Shortly thereafter, Engels returns to the contrast between system and method, noting that in the post-Hegel intellectual environment of his younger days in Germany,
[w]hoever placed the chief emphasis on the Hegelian system could be fairly conservative [with regard to politics and religion]; whoever regarded the dialectical method as the main thing could belong to the most extreme opposition … .
It is interesting how much Engels stressed the political implications of Hegelian philosophy as he interprets it. In opposing the Hegelian system, he wasn’t only fighting God; he was fighting right-wing Hegelians who declared that history had come to an end and that the existing order was as good as it gets. One such right-wing Hegelian, Francis Fukuyama, dusted-off that thesis when the Stalinist empire began to crumble 20 years ago, in a famous essay entitled “The End of History?”
In contrast to the system, Engels argues, Hegel’s dialectical method is revolutionary—but only after it is pulled out of his total system. This has since become a very popular formula in post-Marx Marxism. But it is too facile; it begs the question of whether the dialectical method can in fact be separated so neatly from the so-called system. If, in fact, Hegel was right that the Hegelian system is the “unfolding” of the dialectic, the series of results produced by dialectical self-movement, then you can’t have the method without the system it generates; just like you can’t drive a car without going somewhere.
Continuing chronologically, I’ll now come to Vladimir Ilyitch Lenin. He, too, recognized that the conclusion of Hegel’s Science of Logic was not actually an ending, since the Idea goes on to externalize itself in nature. He wrote, “The transition of the logical idea to nature. It brings one within a hand’s grasp of materialism.” But Lenin went no further. He was not concerned to explore the implications of what comes after the Philosophy of Nature in Hegel’s work, namely the Philosophy of Mind. Immediately after the sentence that Lenin picked up on, about the Idea externalizing itself in nature, Hegel ended the Science of Logic with two paragraphs on what would come next, in the Philosophy of Nature and, finally, in the Philosophy of Mind. He referred to “absolute liberation” and the Idea “freely releas[ing] itself” and “complet[ing] its self-liberation in the science of spirit,” i.e., the Philosophy of Mind. But Lenin dismissed these two paragraphs as “unimportant.”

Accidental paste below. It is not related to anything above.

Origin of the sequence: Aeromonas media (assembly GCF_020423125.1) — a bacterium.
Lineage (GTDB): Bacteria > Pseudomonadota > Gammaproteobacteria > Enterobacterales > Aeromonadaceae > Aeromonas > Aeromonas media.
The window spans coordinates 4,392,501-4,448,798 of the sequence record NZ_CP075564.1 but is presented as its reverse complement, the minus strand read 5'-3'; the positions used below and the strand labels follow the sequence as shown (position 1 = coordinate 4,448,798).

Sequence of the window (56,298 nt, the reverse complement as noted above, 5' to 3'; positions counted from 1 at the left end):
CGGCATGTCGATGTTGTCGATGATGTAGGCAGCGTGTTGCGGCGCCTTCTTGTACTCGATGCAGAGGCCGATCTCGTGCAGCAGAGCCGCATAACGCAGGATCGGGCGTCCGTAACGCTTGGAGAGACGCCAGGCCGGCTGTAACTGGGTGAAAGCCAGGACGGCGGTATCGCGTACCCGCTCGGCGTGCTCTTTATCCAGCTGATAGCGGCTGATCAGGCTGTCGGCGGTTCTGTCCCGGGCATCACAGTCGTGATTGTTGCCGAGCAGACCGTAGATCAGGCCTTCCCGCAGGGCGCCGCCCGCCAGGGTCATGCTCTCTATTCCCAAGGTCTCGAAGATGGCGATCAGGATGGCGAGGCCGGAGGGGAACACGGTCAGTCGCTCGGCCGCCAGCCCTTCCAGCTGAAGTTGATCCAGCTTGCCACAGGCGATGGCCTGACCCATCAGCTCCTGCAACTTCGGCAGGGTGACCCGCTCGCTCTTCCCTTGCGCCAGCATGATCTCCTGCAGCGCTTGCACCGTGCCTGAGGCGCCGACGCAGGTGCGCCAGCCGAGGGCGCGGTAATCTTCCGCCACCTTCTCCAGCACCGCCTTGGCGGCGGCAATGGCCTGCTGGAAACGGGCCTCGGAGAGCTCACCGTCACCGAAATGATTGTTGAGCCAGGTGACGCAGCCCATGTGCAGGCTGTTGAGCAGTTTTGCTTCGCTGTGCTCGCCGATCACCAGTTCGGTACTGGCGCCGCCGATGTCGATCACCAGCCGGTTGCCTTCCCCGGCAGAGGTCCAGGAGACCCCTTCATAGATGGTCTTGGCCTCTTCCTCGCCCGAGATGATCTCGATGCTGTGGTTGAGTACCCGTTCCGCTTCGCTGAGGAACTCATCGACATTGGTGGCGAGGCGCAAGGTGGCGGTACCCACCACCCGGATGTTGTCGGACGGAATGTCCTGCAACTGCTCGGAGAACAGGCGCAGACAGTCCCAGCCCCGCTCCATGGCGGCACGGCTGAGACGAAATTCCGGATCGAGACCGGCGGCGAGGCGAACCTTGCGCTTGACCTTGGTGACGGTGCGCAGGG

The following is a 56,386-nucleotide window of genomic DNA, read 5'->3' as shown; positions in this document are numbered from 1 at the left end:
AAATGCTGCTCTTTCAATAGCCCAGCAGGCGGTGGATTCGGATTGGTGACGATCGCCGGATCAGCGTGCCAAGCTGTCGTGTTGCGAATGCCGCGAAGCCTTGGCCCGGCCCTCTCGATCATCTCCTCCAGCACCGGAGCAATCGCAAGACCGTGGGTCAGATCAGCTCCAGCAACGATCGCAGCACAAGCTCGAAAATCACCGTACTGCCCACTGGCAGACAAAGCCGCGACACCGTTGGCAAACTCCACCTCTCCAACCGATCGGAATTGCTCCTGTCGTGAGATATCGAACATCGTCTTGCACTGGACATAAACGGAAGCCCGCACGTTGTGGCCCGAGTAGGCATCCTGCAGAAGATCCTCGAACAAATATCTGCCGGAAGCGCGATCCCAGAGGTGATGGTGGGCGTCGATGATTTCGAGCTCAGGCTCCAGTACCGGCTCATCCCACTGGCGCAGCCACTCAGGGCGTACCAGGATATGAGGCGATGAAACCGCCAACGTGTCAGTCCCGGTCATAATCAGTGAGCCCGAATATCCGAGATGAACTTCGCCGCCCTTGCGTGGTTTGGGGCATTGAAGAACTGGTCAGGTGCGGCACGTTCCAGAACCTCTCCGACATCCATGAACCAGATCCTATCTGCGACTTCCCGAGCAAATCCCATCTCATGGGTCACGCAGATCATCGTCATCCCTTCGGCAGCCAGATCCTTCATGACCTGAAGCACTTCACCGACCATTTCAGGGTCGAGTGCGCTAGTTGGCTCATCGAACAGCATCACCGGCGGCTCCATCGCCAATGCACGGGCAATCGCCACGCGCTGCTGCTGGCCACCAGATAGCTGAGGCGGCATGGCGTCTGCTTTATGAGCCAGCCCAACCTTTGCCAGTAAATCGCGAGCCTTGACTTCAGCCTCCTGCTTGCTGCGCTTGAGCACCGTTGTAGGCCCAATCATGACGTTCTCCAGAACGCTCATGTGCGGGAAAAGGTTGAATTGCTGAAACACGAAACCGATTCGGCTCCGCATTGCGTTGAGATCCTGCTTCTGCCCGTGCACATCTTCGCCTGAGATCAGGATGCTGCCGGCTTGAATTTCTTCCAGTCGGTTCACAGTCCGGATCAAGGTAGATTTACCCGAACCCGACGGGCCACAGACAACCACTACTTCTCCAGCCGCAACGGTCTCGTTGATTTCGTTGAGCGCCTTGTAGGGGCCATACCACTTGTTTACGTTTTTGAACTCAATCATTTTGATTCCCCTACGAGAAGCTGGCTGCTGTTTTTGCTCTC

In her May 12, 1953 letter on Hegel’s Absolute Idea, the first text in which she began to work out her unique interpretation of Hegel’s absolutes, Dunayevskaya directly took issue with that dismissal:
But, my dear Vladimir Ilyitch, it is not true; the end of that page is important; we of 1953, we who have lived three decades after you and tried to absorb all you have left us, we can tell you that. …
You see, Vladimir Ilyitch, you didn’t have Stalinism to overcome, when transitions, revolutions seemed sufficient to bring the new society. Now everyone looks at the totalitarian one-party state, that is the new that must be overcome by a totally new revolt in which everyone experiences “absolute liberation.” So we build with you from 1920-23 and include the experience of three decades.
Now let me talk about Herbert Marcuse’s interpretation of Hegel, in his 1941 work Reason and Revolution. At the time, Dunayevskaya and the other leaders of the Johnson-Forest Tendency were greatly impressed by that book. They kept talking about writing to Marcuse and discussing what they would say to him. It was only much, much later that Dunayevskaya concluded that she and Marcuse had all along been in different worlds, not only politically but also philosophically.
Marcuse has a lot of insightful things, and many extremely appreciative things, to say about Hegel’s philosophy. But some of what he wrote is extremely different from—again, without necessarily contradicting—Dunayevskaya’s interpretation.
Whereas Dunayevskaya interpreted the conclusion of Hegel’s Phenomenology of Spirit as a new beginning—the Golgotha, or crucifixion, of Absolute Knowledge––Marcuse contended that